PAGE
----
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Crafty Fox Cottage - Cosy Cotswold GetawayCrafty Fox Cottage is a quintessential Cotswold cottage with a contemporary but cosy interior and eclectic garden. Situated in a rural hamlet surrounded by countryside but just a short drive (5 miles) to the centre of Cheltenham. Perfect for a relaxing break, there are many picturesque walking trails accessible from the Cottage and a traditional pub within a half-mile. Centrally located it is the perfect base for exploring the Cotswolds or attending one of the many exciting Cheltenham festivals.
Stylish Studio Apartment with CourtyardExplore the beautiful south Cotswolds, and treat yourself to a stay in our comfortable, stylish, spacious, fully equipped and self-contained studio apartment. The studio has a lovely private courtyard for sunny days. Peaceful village location with a park opposite the house. Also suitable for short term lettings.
The Cider Barn, Luxury for 2 with beautiful views.The Cider Barn provides luxury accommodation for 2, whilst preserving the unique character of the building. The Cider Barn just outside the historic market town of Ledbury, enjoys an idyllic rural location, stunning views and unparalleled walking and cycling. Relax and enjoy your private outdoor dining spaces and garden, or curl up with a book with the log fire. Adjacent to owners farmhouse Netflix, & WiFi Private Parking Sorry No Pets, No Smoking COVID-19: please see Other Things To Note
Studded with stately homes and private castles, the rolling landscape of Gloucestershire in the southwest of England is home to much beauty, both urban and rural. Along its east run are the Cotswold Hills, where pretty villages with hyphenated names — Stow-on-the-Wold, Moreton-in-Marsh, Bourton-on-the-Water — sit on gently burbling streams, and are ornamented with honey-coloured houses built of the local sandstone. From north to south England’s longest river, the Severn, sits in a vale of lush meadow and orchards, gathering pace as it passes the historic county town of Gloucester (once the country’s most inland port) on its way to the estuary and the Severn Bridge. To the west of the county lies the Wye Valley and the Forest of Dean, which covers 27,000 acres with ancient woodland, including trees that date back to the medieval era. The bounty of its farmland and the heritage of its market towns have left a rich foodie legacy, while Cheltenham, at the centre, has become its flagship town for its incomparable Regency elegance.
Birmingham Airport (BHX) in the West Midlands is an hour to the north of the county, while London Heathrow (LHR), to the east, can be reached in 90 minutes by car. There are excellent rail links from both cities and across the region, as well as direct coach service from the airports to various Gloucestershire towns. Driving is a good way to explore the countryside and the smaller villages―rental offices can be found in most major towns―but coach and local bus services are available, including to the Cotswolds. You’ll also find cycling to suit all abilities, be it the hard climbs of the hills or the flat of the Severn Vale, while many of the villages and smaller towns are compact enough for walking.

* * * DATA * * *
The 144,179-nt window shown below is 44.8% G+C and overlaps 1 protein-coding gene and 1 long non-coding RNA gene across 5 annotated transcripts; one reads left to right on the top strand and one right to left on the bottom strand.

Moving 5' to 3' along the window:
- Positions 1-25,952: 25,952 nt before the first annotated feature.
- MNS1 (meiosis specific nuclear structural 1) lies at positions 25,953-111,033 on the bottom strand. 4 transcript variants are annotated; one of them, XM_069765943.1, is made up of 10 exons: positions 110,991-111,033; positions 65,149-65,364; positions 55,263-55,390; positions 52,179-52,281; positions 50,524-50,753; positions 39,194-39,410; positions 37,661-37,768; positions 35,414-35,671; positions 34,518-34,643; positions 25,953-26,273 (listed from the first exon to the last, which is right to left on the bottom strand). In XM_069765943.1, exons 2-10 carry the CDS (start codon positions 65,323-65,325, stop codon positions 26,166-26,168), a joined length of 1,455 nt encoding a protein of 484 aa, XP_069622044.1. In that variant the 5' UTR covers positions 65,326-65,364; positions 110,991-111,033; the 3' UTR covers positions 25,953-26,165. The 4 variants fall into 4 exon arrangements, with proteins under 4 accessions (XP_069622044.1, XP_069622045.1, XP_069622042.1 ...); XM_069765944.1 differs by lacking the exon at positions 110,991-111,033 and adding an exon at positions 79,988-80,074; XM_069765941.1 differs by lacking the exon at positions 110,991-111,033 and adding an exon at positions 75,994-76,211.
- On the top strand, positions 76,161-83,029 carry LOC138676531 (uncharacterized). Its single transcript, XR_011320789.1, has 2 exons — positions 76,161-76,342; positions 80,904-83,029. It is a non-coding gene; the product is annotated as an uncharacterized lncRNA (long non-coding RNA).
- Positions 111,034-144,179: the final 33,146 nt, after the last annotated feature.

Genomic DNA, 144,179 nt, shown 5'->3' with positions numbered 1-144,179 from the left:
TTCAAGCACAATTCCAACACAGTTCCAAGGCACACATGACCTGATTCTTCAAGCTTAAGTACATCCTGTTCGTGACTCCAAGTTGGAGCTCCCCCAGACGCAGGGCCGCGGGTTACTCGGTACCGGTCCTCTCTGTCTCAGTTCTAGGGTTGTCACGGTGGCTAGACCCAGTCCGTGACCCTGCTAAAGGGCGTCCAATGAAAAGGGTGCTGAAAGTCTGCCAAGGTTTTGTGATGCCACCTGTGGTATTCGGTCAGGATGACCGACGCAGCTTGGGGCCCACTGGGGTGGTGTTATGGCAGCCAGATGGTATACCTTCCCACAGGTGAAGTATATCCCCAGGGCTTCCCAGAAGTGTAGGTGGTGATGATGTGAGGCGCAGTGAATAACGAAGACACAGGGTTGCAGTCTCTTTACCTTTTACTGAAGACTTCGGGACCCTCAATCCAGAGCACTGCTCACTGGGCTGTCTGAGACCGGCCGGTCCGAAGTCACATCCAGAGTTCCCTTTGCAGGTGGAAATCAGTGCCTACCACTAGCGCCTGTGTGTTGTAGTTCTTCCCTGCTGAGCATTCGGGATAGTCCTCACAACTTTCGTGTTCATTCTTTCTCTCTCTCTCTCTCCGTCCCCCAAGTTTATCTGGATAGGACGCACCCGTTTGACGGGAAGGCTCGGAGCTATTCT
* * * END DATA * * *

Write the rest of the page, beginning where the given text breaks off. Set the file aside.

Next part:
Gloucestershire’s countryside lights up in the spring: the Wye Valley and the Forest of Dean are illuminated first with daffodils and then with bluebells, and the gardens of the Cotswold villages burst into bloom. By May visitors can enjoy plenty of sunshine, with summer temperatures peaking in July and August. Gloucestershire has a number of intriguing summer events, including its Tall Ships festival and its Three Choirs Festival. But Cheltenham is the real showstopper, with festivals year round celebrating jazz, classical music, literature, art, and science. From that perspective, there’s always a good time to visit, whether it’s in autumn, when the orchards and arboretums are lovely, or winter, when you cosy up next to a roaring fire.
Gloucestershire brims with thousands of years of history, including a number of sites that date back to the Neolithic era. But nowhere feels more historic than this market town, sitting where the Severn and Avon rivers meet. The Norman tower of its 900-year-old abbey looks out over streets of half-timbered Tudor buildings and Georgian townhouses, and each year its residents re-enact the local battle that finally ended the War of the Roses in 1471.
Despite their popularity with tourists, you can still find plenty of Cotswold villages untouched by commercialisation, and this is one of them. Its 17th-century houses, some with thatched roofs, sit on quiet lanes alongside a medieval church and a true locals’ pub, while the neighbouring villages of Laverton, Buckland, and Broadway are all within walking distance.
This isn’t a destination, but rather an extraordinary phenomenon that can be seen at a number of locations along the River Severn between Gloucester and Newnham-on-Severn. The bore is a natural tidal wave that rolls upstream several times each month, so powerful it attracts surfers to come and ride it, and spectators to come and watch.